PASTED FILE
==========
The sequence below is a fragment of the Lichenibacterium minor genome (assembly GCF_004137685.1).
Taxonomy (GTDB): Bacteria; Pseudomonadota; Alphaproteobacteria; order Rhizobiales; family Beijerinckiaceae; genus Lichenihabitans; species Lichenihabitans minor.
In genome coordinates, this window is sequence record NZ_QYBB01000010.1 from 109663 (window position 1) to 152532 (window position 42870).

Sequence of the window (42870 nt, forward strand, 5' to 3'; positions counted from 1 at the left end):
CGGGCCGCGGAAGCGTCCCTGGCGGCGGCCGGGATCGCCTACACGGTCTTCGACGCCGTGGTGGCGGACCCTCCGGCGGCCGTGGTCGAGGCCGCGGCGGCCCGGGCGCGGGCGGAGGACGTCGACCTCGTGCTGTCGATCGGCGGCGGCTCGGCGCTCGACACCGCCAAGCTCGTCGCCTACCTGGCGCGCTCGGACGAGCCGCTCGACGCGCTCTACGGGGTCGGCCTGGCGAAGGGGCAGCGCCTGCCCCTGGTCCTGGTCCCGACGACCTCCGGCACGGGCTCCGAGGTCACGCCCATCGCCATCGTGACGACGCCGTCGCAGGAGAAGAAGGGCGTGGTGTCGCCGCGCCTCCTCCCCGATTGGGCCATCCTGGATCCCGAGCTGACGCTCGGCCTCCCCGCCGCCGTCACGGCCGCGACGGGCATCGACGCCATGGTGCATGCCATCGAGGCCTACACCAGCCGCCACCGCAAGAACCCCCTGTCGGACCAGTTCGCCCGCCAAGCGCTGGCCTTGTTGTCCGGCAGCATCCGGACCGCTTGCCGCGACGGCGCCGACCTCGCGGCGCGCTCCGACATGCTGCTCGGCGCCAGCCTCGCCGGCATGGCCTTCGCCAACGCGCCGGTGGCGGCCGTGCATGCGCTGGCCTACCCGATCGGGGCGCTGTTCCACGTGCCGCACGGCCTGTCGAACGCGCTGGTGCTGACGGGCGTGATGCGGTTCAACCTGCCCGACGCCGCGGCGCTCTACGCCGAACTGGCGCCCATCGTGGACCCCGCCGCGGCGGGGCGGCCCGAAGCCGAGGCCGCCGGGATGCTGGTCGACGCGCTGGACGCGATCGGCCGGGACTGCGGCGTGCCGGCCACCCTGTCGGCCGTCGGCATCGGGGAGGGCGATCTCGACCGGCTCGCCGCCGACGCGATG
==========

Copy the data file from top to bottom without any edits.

The sequence below is a fragment of the Lichenibacterium minor genome (assembly GCF_004137685.1).
Taxonomy (GTDB): Bacteria; Pseudomonadota; Alphaproteobacteria; order Rhizobiales; family Beijerinckiaceae; genus Lichenihabitans; species Lichenihabitans minor.
In genome coordinates, this window is sequence record NZ_QYBB01000010.1 from 109663 (window position 1) to 152532 (window position 42870).

Sequence of the window (42870 nt, forward strand, 5' to 3'; positions counted from 1 at the left end):
CGGGCCGCGGAAGCGTCCCTGGCGGCGGCCGGGATCGCCTACACGGTCTTCGACGCCGTGGTGGCGGACCCTCCGGCGGCCGTGGTCGAGGCCGCGGCGGCCCGGGCGCGGGCGGAGGACGTCGACCTCGTGCTGTCGATCGGCGGCGGCTCGGCGCTCGACACCGCCAAGCTCGTCGCCTACCTGGCGCGCTCGGACGAGCCGCTCGACGCGCTCTACGGGGTCGGCCTGGCGAAGGGGCAGCGCCTGCCCCTGGTCCTGGTCCCGACGACCTCCGGCACGGGCTCCGAGGTCACGCCCATCGCCATCGTGACGACGCCGTCGCAGGAGAAGAAGGGCGTGGTGTCGCCGCGCCTCCTCCCCGATTGGGCCATCCTGGATCCCGAGCTGACGCTCGGCCTCCCCGCCGCCGTCACGGCCGCGACGGGCATCGACGCCATGGTGCATGCCATCGAGGCCTACACCAGCCGCCACCGCAAGAACCCCCTGTCGGACCAGTTCGCCCGCCAAGCGCTGGCCTTGTTGTCCGGCAGCATCCGGACCGCTTGCCGCGACGGCGCCGACCTCGCGGCGCGCTCCGACATGCTGCTCGGCGCCAGCCTCGCCGGCATGGCCTTCGCCAACGCGCCGGTGGCGGCCGTGCATGCGCTGGCCTACCCGATCGGGGCGCTGTTCCACGTGCCGCACGGCCTGTCGAACGCGCTGGTGCTGACGGGCGTGATGCGGTTCAACCTGCCCGACGCCGCGGCGCTCTACGCCGAACTGGCGCCCATCGTGGACCCCGCCGCGGCGGGGCGGCCCGAAGCCGAGGCCGCCGGGATGCTGGTCGACGCGCTGGACGCGATCGGCCGGGACTGCGGCGTGCCGGCCACCCTGTCGGCCGTCGGCATCGGGGAGGGCGATCTCGACCGGCTCGCCGCCGACGCGATG